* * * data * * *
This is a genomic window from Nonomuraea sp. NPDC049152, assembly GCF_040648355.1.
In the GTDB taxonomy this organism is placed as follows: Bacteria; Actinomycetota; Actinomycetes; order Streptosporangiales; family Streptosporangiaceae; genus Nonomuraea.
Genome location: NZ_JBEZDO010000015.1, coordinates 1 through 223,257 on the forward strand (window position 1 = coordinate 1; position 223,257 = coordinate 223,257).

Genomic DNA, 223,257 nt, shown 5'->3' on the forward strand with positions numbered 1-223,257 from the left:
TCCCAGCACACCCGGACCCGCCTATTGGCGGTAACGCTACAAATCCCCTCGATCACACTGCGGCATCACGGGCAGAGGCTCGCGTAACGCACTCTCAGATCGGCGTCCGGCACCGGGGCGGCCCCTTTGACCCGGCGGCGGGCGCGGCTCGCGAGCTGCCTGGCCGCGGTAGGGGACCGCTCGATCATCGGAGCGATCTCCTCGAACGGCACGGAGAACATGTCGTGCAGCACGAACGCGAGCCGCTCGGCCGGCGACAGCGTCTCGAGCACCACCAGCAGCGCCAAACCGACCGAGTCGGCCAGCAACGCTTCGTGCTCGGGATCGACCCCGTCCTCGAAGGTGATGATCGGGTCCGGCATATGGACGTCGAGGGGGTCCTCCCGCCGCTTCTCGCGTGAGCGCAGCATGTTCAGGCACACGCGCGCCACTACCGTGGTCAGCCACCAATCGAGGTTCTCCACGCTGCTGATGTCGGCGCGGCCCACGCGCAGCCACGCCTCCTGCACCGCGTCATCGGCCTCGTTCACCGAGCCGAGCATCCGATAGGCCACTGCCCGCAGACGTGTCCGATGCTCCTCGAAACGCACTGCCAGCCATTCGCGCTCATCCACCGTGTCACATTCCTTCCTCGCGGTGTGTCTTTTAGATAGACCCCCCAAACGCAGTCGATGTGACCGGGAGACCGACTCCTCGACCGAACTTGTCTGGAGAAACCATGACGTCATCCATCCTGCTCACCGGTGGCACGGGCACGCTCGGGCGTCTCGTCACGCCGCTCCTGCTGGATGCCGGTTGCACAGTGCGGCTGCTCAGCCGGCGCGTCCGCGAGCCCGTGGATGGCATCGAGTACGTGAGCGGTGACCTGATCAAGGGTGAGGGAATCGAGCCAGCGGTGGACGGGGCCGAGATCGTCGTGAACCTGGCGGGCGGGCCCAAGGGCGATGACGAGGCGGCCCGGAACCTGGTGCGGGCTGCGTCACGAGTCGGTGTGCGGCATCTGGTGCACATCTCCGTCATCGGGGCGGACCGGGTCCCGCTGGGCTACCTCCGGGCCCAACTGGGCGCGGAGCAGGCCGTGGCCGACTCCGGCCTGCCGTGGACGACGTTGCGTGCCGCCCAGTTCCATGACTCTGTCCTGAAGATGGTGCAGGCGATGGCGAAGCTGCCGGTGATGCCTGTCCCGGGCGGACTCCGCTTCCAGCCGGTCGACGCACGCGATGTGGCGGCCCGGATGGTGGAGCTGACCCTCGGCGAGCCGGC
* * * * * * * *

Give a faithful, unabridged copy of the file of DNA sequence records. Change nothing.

This is a genomic window from Nonomuraea sp. NPDC049152, assembly GCF_040648355.1.
In the GTDB taxonomy this organism is placed as follows: Bacteria; Actinomycetota; Actinomycetes; order Streptosporangiales; family Streptosporangiaceae; genus Nonomuraea.
Genome location: NZ_JBEZDO010000015.1, coordinates 1 through 223,257 on the forward strand (window position 1 = coordinate 1; position 223,257 = coordinate 223,257).

Genomic DNA, 223,257 nt, shown 5'->3' on the forward strand with positions numbered 1-223,257 from the left:
TCCCAGCACACCCGGACCCGCCTATTGGCGGTAACGCTACAAATCCCCTCGATCACACTGCGGCATCACGGGCAGAGGCTCGCGTAACGCACTCTCAGATCGGCGTCCGGCACCGGGGCGGCCCCTTTGACCCGGCGGCGGGCGCGGCTCGCGAGCTGCCTGGCCGCGGTAGGGGACCGCTCGATCATCGGAGCGATCTCCTCGAACGGCACGGAGAACATGTCGTGCAGCACGAACGCGAGCCGCTCGGCCGGCGACAGCGTCTCGAGCACCACCAGCAGCGCCAAACCGACCGAGTCGGCCAGCAACGCTTCGTGCTCGGGATCGACCCCGTCCTCGAAGGTGATGATCGGGTCCGGCATATGGACGTCGAGGGGGTCCTCCCGCCGCTTCTCGCGTGAGCGCAGCATGTTCAGGCACACGCGCGCCACTACCGTGGTCAGCCACCAATCGAGGTTCTCCACGCTGCTGATGTCGGCGCGGCCCACGCGCAGCCACGCCTCCTGCACCGCGTCATCGGCCTCGTTCACCGAGCCGAGCATCCGATAGGCCACTGCCCGCAGACGTGTCCGATGCTCCTCGAAACGCACTGCCAGCCATTCGCGCTCATCCACCGTGTCACATTCCTTCCTCGCGGTGTGTCTTTTAGATAGACCCCCCAAACGCAGTCGATGTGACCGGGAGACCGACTCCTCGACCGAACTTGTCTGGAGAAACCATGACGTCATCCATCCTGCTCACCGGTGGCACGGGCACGCTCGGGCGTCTCGTCACGCCGCTCCTGCTGGATGCCGGTTGCACAGTGCGGCTGCTCAGCCGGCGCGTCCGCGAGCCCGTGGATGGCATCGAGTACGTGAGCGGTGACCTGATCAAGGGTGAGGGAATCGAGCCAGCGGTGGACGGGGCCGAGATCGTCGTGAACCTGGCGGGCGGGCCCAAGGGCGATGACGAGGCGGCCCGGAACCTGGTGCGGGCTGCGTCACGAGTCGGTGTGCGGCATCTGGTGCACATCTCCGTCATCGGGGCGGACCGGGTCCCGCTGGGCTACCTCCGGGCCCAACTGGGCGCGGAGCAGGCCGTGGCCGACTCCGGCCTGCCGTGGACGACGTTGCGTGCCGCCCAGTTCCATGACTCTGTCCTGAAGATGGTGCAGGCGATGGCGAAGCTGCCGGTGATGCCTGTCCCGGGCGGACTCCGCTTCCAGCCGGTCGACGCACGCGATGTGGCGGCCCGGATGGTGGAGCTGACCCTCGGCGAGCCGGC